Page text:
2. [10 points] Let X have a geometric distribution with parameter 39. Its
probability mass function is
px(r)=(1p)t1p, i=1,2,3,.
(a) Using the above probability mass function, Show that X has the
following z-transform.
GX(z)=1_(f:W IZI <1/(1p).
(b) Use the

3. [10 points] When the production of the transistors is under statistical
quality control about 2% of the transistors are going to be defective.
Suppose that a transistor will be defective independently of the defec-
tive status of the other transistors.

1. [10 points]
(a) We want P(N(1) 2 4) = 1 23:0 cfw_es/51).
b Let X be the number of news a ers sold on a articular da . Its
P l3 p 3
probability mass function is
P(N(1) = 0) = e_3(3/01) J: 0
P(N(1) = 2) = e_3(31/11), :r 2
mm) : Pom) : 2) : 5382/21), x e

Dominated Convergence
These notes concern one important result from mathematical analysis. It
is a special case of Lebesgues Dominated Convergence Theorem from Measure Theory, which is one of the most important results in measure theory.
We will restrict

Mathematical Preliminaries
To build our probability models, we will need some mathematical tools.
Here are a few.
little o notation :
f (x) is o(x),
Remark :
if
f (x)
= 0.
x0 x
lim
It means that the functions converges to zero faster than x.
Example :
x i

Introduction to Markov Chains
Consider the stochastic process:
cfw_X(t) : t T ,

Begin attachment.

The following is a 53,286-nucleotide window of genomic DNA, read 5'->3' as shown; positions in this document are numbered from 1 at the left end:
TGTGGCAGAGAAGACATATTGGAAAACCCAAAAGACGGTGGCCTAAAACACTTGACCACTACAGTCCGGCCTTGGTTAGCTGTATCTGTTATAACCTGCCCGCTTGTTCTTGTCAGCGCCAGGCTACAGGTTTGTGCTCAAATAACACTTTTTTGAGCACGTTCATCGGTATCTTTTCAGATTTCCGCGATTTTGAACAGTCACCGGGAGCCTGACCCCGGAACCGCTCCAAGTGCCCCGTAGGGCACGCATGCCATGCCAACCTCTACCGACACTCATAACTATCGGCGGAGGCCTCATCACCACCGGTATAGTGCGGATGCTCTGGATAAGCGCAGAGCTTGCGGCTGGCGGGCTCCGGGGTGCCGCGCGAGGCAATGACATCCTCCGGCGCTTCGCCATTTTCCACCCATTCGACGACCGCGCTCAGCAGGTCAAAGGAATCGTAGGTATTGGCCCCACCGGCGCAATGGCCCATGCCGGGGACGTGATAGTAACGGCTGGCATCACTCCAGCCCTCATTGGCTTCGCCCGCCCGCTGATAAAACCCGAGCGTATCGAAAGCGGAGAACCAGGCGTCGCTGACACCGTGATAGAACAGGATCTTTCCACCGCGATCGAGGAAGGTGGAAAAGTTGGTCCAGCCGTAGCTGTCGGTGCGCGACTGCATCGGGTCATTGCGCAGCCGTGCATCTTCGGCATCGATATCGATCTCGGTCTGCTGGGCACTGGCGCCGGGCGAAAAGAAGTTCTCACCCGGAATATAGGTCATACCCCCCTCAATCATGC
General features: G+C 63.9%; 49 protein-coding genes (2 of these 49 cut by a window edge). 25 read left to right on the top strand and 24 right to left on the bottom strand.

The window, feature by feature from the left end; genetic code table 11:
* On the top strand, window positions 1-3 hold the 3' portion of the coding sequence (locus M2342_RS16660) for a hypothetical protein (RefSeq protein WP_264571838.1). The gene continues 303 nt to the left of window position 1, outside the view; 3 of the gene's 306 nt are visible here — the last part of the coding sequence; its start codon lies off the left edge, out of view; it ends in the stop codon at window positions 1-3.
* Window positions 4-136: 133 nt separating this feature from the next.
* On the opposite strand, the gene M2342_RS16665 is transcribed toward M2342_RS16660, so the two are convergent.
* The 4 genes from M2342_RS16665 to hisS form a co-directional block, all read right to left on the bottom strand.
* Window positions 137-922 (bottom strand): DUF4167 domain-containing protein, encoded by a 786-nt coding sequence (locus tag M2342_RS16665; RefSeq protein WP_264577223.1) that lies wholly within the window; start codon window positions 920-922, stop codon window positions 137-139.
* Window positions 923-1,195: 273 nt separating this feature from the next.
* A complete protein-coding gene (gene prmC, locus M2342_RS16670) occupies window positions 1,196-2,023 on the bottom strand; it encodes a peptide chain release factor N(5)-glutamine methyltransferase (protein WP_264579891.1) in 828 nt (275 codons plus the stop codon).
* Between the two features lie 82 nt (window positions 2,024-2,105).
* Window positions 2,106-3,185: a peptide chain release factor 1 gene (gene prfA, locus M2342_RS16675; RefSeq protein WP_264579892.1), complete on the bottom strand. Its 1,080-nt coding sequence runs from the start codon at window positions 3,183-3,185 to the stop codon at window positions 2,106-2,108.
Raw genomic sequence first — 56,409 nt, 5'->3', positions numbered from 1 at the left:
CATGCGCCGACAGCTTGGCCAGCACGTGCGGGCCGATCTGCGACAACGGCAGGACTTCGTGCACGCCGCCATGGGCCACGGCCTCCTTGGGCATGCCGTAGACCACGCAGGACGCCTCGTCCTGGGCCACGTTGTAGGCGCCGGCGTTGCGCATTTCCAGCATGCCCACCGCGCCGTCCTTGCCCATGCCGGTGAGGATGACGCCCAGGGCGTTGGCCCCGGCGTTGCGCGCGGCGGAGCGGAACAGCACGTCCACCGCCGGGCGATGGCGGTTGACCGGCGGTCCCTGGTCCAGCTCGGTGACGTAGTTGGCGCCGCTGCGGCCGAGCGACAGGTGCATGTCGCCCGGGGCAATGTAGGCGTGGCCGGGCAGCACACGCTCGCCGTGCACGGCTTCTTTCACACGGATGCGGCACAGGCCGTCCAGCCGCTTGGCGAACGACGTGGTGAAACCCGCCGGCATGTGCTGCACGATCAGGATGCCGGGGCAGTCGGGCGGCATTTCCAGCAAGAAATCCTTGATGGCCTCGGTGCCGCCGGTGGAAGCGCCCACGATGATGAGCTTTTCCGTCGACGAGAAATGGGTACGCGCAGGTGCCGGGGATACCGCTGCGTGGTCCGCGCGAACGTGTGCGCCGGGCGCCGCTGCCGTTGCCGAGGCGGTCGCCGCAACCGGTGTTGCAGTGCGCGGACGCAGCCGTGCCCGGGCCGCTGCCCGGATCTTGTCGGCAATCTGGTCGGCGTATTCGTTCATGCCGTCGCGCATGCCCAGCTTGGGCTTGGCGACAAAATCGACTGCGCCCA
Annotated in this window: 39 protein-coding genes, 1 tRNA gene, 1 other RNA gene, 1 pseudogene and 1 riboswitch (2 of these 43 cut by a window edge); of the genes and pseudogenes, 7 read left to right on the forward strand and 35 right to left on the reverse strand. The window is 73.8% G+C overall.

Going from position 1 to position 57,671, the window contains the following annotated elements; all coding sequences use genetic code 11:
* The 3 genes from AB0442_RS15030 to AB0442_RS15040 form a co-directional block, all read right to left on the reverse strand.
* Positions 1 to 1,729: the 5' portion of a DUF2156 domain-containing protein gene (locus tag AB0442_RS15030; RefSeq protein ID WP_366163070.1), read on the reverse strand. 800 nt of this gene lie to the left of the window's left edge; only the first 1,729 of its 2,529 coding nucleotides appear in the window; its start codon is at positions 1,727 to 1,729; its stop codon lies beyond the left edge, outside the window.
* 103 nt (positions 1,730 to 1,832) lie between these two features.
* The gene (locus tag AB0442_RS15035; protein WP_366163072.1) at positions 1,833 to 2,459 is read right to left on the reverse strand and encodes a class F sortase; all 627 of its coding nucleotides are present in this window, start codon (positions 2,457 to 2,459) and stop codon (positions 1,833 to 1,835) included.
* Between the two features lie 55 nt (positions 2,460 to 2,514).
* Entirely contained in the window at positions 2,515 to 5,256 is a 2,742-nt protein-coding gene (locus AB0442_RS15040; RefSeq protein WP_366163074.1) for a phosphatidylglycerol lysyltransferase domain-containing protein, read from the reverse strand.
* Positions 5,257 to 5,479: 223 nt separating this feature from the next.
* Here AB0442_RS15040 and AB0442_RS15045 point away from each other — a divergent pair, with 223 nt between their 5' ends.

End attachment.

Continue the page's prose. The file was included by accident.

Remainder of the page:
that is a set of random variables.
Terminology:
1. X(t) is a random variable;
2. t is a parameter that often represents time;
3. T is the parameter space;
(a) if T is discrete

Random Variables
Denition :
Let be a sample space. A function X : R, that
associates a real number X(s) to each outcome s is called a random variable.
Notation : The range of the random variable is denoted RX .
Note :
We use upper-case letter (often at th

Poisson Process Part II
Event Epochs and Inter-event times
Now that we have the machinery to work with continuous models, we are
ready to think of the Poisson process in terms of its inter-event times.
Definition: Consider the sequence random variables S1

Poisson Process Part I
Simple Point Process
Definition: Consider the sequence random variables S1 , S2 , S3 , . . . such
that
S1 < S2 < S3 < . . .
We say that the sequence is a simple point process. We say that Si is an
event epoch, that is we interpret i

Introduction to R (statistical computing)